Is Kingly.  Thousands at his bidding speed
    And post o’re Land and Ocean without rest:
    They also serve who only stand and wait.”

    Susan ColeMany of you will recognize Milton’s well-known 19th sonnet.  Perhaps you had to memorize it, as I did, for a high school English class.  Being part of the baby boom generation, the public schools in Brooklyn were overcrowded, and my high school, with over 7,000 students, was running on three sessions.  My session began at about 7:00 a.m., and so it transpired that, in the dark of one cold winter morning, as I rode to Erasmus Hall High School on the Flatbush Avenue bus in Brooklyn, I memorized Milton’s sonnet to the starts and stops and background noises of a city bus.  And that sonnet stuck with me.  I loved the sound of the language, even while I repudiated what its words seemed to say.

    God does not need man’s work?  Wrong.  I was taught by my immigrant parents that work in the world was the very essence of life.  Not to be able to work was the worst thing that could happen to a person, a circumstance from which all bad things ensued – homelessness, hunger, ill health, bondage, despair.  And the greatest good fortune that could befall a person was to be able to do the work one had a passion to do.  And, I was taught, education is the pathway to that good fortune.

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    2016 President-to-Presidents Lecture
    The Challenge of Presidential Leadership
    Mickey L. Burnim
    Bowie State University, Maryland

    Don Betz Thanks to my colleague and friend Jerry Farley for the introduction. Congratulations to Distinguished Alumna Dr. Doris Taylor and to Muriel Howard on her excellent leadership of AASCU. My compliments to Steve Jordan on a fine job this year as chairman of the board. Thanks to the AASCU board for granting me this very high honor. LaVera [my spouse] and I have been active in AASCU for at least 20 years now. The association has been wonderfully supportive to both of us as we have worked to lead two different AASCU institutions. The annual meetings have consistently provided relevant themes and sessions that have been food for thought, and opportunities for engaging discussions about the roles of the president or chancellor, and the spouse or partner, and strategies for dealing with many of the common problems/opportunities that we have faced. The summer meetings have been relaxing respites for unwinding and recharging, and enjoying the fellowship of colleagues and friends while beginning to formulate plans for the ensuing academic year. One way that I have described the AASCU meetings is that they are “venues for comfortable commiseration,” and opportunities to learn from colleagues—both formally and informally.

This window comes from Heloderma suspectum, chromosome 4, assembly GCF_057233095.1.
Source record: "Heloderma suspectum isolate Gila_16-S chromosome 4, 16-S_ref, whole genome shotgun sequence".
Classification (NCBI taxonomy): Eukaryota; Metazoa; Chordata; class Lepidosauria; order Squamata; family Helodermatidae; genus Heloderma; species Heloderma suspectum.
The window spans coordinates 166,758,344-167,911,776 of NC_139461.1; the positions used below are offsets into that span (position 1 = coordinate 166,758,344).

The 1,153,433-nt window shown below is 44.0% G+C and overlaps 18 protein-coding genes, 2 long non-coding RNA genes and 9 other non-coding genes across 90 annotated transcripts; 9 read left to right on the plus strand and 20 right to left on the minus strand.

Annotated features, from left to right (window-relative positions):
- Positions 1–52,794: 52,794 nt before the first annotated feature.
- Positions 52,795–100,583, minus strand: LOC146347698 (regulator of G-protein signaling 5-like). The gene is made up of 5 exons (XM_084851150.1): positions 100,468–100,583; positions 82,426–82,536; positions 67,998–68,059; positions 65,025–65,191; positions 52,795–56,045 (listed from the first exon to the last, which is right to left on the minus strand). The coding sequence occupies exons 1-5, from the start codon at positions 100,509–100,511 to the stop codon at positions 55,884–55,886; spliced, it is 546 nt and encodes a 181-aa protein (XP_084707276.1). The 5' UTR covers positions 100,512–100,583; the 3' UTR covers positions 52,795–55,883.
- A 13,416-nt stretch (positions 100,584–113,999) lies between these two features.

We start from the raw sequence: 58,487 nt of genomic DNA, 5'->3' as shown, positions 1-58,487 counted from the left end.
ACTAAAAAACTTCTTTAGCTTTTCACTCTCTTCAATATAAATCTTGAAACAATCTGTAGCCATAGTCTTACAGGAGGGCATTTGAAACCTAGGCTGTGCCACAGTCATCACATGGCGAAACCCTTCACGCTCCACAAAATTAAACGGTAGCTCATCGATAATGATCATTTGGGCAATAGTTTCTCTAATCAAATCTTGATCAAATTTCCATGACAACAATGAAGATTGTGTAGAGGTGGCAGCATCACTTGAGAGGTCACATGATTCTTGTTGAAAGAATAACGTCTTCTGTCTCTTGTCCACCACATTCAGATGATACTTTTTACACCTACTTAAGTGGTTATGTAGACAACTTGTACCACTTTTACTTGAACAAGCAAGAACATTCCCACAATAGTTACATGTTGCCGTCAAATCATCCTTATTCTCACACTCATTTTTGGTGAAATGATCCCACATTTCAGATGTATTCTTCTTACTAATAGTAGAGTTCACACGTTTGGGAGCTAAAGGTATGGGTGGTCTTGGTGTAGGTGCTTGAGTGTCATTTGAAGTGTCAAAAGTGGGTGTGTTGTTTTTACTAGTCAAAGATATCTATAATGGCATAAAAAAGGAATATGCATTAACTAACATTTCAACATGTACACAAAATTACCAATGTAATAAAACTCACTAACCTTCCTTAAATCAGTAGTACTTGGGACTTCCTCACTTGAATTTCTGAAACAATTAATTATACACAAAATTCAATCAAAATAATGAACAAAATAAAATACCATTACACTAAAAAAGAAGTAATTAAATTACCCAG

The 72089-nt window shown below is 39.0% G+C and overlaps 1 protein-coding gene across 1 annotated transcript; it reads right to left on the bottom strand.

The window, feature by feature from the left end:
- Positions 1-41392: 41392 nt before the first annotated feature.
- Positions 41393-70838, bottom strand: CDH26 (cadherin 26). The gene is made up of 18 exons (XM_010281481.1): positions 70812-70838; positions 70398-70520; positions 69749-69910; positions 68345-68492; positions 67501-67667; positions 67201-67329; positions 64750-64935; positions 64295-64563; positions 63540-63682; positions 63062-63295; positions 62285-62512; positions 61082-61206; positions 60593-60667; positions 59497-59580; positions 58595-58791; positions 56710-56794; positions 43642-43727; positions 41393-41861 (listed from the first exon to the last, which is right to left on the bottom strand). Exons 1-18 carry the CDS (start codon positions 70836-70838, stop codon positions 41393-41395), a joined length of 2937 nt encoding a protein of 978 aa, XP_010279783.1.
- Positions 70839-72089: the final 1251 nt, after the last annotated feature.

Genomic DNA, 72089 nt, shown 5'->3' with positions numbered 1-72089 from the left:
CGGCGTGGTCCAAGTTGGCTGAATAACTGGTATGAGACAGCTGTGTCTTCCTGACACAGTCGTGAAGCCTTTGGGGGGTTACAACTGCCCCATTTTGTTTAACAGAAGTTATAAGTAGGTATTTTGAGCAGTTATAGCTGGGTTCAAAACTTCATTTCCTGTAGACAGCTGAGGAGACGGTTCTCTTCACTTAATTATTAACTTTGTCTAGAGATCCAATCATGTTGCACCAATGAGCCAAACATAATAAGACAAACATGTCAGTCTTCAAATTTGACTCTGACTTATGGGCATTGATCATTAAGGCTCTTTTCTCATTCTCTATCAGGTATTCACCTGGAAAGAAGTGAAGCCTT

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    2015 President-to-Presidents Lecture
    AASCU Presidents as ‘Stewards of Place’
    Don Betz 
    University of Central Oklahoma

    Don BetzI was more than surprised when Muriel called me with the invitation from the AASCU Board to join you here today.  I know many of you, and have listened with rapt attention over the years to informative and insightful presentations offered by our presidential colleagues. 

    I was truly honored, but I did not immediately reply.  I sought the counsel of a trusted colleague whose penchant is for clarity and plain speaking, and I knew he would be a welcomed reality check.  

    For, what to say to you, here, today who speak every week to a mélange of audiences on the broadest possible spectrum of issues.  I thought to myself, “Would this be 30 minutes or so where all are politely attentive while waiting to check those ever-vibrating devices we all carry for the “message of the moment”?”

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    2014 President-to-Presidents Lecture
    The Public University and The Common Good: Federal Policy for The Next 50 Years of The Higher Education Act